Instructional Shifts Offer More Than Just Alignment

Instructional Shifts Offer More Than Just AlignmentEveryone’s talking about it. Some are embracing it, some are ignoring it, and some are busily legislating it away. No, it’s not the debt ceiling or health care reform. It’s the Common Core State Standards.

Whatever your position on the new standards, there are a few things almost everyone can agree on. Most states are shifting toward increased rigor and a focus on college and career readiness. Some are doing it with Common Core, and others have adopted their own standards. But the new instructional shifts in education transcend the specific standards states are implementing and are truly universal.

What are instructional shifts?

Shifts describe fundamental changes in course design and emphasis. They are independent of pedagogy—you can shift instruction in a traditional classroom, a virtual school, or a blended learning environment. They’re bigger and broader than standards, which describe what students should know and be able to do at a more detailed level. The shifts form a framework for professional development, and they provide great criteria for reviewing curriculum resources (textbooks, online courses, and supplemental materials).

Discover the instructional shifts in mathematics.

Across states, there are three fundamental shifts in mathematics instruction:

  • Focus: No longer are states packing every topic imaginable in to every grade. Instead, there is greater focus on fewer topics. This allows educators to go deeper and develop each topic more fully.
  • Coherence: More emphasis is being placed on the connections between topics within a grade and across grades. Math is a system with critical connections, and educators are being encouraged more than ever to make those connections explicit for students.
  • Rigor: Developers of new standards (including the authors of Common Core) advocate a balance of conceptual development, procedural fluency, and application. Students still must learn procedures, but they must learn them with an understanding of the concepts those procedures draw on. They also must know when to apply the math they have learned.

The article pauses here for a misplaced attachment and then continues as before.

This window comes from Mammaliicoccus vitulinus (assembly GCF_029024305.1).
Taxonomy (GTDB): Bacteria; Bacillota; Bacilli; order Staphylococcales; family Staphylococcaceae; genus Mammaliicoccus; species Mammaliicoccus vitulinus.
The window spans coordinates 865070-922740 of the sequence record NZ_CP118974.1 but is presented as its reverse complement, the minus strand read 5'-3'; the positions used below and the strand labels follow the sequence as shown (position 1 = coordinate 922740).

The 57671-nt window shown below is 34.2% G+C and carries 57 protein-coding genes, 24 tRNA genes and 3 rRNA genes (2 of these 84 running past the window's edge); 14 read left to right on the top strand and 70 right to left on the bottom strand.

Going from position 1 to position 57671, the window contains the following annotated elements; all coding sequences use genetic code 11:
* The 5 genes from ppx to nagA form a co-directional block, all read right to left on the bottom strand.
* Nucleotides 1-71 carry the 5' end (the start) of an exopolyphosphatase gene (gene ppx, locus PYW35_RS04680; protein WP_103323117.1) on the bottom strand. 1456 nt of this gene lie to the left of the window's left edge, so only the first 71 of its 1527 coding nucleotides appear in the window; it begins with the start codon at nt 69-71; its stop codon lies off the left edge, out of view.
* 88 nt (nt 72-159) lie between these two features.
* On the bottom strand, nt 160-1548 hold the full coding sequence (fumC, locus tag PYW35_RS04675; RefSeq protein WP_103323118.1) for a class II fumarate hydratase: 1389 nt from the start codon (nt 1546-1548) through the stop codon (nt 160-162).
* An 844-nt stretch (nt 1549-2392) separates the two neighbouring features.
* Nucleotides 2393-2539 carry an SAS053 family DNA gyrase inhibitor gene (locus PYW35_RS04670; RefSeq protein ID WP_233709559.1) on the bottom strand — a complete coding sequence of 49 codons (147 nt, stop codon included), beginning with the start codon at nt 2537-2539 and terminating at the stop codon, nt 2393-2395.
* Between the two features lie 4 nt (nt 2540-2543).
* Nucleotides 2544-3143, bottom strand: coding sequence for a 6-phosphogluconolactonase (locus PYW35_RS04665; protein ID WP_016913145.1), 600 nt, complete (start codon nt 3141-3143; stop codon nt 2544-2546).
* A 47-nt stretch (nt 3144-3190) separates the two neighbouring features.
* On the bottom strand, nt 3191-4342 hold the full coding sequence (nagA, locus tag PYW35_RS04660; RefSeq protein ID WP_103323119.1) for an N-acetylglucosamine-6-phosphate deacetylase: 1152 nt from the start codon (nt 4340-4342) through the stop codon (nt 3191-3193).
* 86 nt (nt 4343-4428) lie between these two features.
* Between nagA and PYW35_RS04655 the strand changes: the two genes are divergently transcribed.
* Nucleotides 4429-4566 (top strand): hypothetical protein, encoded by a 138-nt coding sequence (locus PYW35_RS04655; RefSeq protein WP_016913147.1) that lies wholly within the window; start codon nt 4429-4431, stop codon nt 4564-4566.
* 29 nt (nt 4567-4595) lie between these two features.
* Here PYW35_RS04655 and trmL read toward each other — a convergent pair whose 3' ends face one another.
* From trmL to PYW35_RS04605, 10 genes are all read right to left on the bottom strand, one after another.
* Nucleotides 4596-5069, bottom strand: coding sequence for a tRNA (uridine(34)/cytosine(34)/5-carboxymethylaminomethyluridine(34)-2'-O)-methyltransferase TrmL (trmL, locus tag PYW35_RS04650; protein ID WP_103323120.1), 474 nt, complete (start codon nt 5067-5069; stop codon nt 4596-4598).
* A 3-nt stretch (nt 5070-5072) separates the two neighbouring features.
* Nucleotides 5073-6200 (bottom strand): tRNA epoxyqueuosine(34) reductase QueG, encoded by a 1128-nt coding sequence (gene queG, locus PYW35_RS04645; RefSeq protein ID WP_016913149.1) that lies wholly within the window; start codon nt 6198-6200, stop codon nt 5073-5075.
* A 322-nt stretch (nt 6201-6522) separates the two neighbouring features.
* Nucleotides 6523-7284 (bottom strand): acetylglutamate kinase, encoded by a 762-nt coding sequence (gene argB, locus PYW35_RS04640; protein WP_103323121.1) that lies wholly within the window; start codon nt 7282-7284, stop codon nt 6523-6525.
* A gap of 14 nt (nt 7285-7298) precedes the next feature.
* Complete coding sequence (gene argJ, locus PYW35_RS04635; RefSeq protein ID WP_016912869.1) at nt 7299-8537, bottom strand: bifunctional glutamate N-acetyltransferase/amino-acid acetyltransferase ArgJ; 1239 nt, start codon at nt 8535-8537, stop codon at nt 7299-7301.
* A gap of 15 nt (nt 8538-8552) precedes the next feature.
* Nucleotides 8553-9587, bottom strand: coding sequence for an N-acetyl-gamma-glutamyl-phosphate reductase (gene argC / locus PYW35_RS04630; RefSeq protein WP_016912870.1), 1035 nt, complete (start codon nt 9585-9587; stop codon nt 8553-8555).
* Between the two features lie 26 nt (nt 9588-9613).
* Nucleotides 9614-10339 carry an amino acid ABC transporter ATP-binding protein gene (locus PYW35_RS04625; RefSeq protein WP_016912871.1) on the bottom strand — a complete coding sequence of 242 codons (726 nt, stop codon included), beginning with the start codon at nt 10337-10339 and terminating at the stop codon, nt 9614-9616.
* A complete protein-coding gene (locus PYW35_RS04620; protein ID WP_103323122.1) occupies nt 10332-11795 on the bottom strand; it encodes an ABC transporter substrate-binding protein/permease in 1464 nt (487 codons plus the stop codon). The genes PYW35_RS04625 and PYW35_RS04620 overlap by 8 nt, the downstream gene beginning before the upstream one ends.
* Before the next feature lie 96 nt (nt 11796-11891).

Explore the instructional shifts in ELA/literacy.

There are three fundamental shifts in language arts:

  • Reading more nonfiction: As students are reading more nonfiction in all states, a greater emphasis is being placed on literary nonfiction (short and extended essays, speeches, memoirs). These texts help students build content knowledge and develop nonfiction reading skills.
  • Text-based evidence: This is a fundamental shift on what we ask students to do with what they read. Common Core and other college and career readiness standards ask educators to ask text-based questions, not just questions students could answer based on their existing knowledge.
  • Text complexity: New standards advocate a staircase of text complexity, with the goal of having all students ready for college and career-related reading by the end of high school. This means students should be building their academic vocabularies in every grade. Crucial to this shift is providing sufficient scaffolds for struggling readers, so they can access grade-level text (as opposed to providing those readers with easier text).

 Use these handy resources.

  • One of the best resources on the instructional shifts is, which is published by a nonprofit group called Student Achievement Partners.
  • There is also a handy toolkit for evaluating instructional materials against the shifts, created by the CCSSO (Council of Chief State School Officers).
  • And New York City, an early adopter of the shifts, has a number of great resources it shares with any district for free. Find them here.
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Deborah Rayow

Vice President, Core Curriculum and Credit Recovery at Edgenuity
Deborah began her career as a fifth grade teacher. After several years in the classroom, she shifted to curriculum planning and professional development, eventually focusing on e-learning, instructional design, and product development. Her expertise was gained while working with some of the most recognizable names in education, among them being Kaplan K12 Learning Services, Scholastic Education, and the New York Times Learning Network.